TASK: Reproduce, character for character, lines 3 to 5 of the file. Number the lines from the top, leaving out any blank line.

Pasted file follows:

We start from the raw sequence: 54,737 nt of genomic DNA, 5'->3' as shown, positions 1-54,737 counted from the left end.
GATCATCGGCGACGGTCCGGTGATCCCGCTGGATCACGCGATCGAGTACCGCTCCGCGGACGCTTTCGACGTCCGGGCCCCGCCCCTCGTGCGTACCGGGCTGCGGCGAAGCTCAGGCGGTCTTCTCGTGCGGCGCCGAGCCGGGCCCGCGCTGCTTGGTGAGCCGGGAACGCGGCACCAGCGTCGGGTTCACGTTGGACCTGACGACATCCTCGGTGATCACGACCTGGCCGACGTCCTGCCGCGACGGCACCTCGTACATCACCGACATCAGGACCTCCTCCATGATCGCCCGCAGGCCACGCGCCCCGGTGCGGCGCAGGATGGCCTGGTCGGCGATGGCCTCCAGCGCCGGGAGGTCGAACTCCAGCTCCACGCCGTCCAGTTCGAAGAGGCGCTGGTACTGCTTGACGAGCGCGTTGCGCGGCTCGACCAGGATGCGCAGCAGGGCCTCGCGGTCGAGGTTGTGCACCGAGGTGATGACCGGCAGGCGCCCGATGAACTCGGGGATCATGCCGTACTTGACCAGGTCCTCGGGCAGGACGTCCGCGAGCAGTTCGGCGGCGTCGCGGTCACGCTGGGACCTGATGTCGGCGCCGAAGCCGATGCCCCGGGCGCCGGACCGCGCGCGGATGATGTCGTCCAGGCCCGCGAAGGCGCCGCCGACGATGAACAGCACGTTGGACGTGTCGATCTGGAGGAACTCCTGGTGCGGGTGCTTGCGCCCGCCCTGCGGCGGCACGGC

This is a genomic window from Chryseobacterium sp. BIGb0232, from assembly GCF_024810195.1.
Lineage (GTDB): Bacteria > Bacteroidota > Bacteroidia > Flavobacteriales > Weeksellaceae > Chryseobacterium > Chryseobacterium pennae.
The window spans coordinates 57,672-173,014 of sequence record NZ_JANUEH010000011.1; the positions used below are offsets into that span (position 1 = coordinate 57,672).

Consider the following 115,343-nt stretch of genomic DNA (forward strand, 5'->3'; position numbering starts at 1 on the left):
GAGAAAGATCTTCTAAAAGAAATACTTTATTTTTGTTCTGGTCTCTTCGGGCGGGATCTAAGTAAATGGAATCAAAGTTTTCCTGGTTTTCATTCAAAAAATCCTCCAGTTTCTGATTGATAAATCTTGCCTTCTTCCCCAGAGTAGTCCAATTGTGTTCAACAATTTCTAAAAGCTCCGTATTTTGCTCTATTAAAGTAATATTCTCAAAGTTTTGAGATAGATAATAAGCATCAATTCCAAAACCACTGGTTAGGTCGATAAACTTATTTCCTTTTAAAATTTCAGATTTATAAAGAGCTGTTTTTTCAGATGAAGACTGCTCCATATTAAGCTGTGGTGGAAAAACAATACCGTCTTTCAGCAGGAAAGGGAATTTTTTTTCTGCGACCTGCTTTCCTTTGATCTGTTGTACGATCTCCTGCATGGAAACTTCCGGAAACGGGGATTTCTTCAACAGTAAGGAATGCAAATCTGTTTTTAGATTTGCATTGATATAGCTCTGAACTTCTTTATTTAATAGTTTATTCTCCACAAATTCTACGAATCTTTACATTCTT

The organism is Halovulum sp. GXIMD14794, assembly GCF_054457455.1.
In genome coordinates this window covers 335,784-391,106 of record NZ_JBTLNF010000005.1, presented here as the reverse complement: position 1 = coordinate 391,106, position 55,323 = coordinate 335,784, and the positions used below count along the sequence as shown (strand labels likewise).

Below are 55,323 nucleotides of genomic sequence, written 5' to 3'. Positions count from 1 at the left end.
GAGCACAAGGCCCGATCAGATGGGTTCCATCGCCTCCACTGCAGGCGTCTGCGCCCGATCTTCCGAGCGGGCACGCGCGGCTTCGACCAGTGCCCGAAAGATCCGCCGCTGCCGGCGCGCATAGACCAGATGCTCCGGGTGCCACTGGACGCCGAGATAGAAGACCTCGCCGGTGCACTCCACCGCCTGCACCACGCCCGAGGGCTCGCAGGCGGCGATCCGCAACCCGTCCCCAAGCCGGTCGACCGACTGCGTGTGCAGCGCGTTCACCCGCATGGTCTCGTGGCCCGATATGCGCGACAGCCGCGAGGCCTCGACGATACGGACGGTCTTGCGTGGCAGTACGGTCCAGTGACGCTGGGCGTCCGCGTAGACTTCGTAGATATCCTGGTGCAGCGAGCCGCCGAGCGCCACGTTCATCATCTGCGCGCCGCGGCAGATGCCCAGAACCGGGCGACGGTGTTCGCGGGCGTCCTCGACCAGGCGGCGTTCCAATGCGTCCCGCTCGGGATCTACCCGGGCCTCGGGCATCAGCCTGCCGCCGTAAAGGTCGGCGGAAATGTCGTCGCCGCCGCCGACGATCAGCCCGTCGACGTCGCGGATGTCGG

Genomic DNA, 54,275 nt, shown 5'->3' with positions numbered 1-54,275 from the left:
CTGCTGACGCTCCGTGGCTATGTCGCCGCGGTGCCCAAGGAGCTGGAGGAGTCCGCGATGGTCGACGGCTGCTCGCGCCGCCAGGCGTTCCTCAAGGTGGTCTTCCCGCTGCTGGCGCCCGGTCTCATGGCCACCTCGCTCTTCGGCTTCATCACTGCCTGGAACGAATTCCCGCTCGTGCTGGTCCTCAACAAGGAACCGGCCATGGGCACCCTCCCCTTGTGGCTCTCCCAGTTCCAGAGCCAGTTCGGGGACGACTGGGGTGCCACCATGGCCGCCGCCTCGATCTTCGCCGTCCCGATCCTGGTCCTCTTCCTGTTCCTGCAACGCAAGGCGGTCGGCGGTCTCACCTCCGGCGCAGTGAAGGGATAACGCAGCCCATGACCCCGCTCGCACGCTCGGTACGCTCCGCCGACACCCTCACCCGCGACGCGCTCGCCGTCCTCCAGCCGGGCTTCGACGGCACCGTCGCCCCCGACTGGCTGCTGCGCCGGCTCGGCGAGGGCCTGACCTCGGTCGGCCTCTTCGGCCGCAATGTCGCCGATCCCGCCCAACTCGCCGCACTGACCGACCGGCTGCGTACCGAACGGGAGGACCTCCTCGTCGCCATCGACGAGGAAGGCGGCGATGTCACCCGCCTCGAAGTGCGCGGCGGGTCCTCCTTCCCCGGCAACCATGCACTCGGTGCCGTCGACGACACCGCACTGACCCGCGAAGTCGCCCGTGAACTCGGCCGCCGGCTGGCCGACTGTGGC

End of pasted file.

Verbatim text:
This is a genomic window from Chryseobacterium sp. BIGb0232, from assembly GCF_024810195.1.
Lineage (GTDB): Bacteria > Bacteroidota > Bacteroidia > Flavobacteriales > Weeksellaceae > Chryseobacterium > Chryseobacterium pennae.
The window spans coordinates 57,672-173,014 of sequence record NZ_JANUEH010000011.1; the positions used below are offsets into that span (position 1 = coordinate 57,672).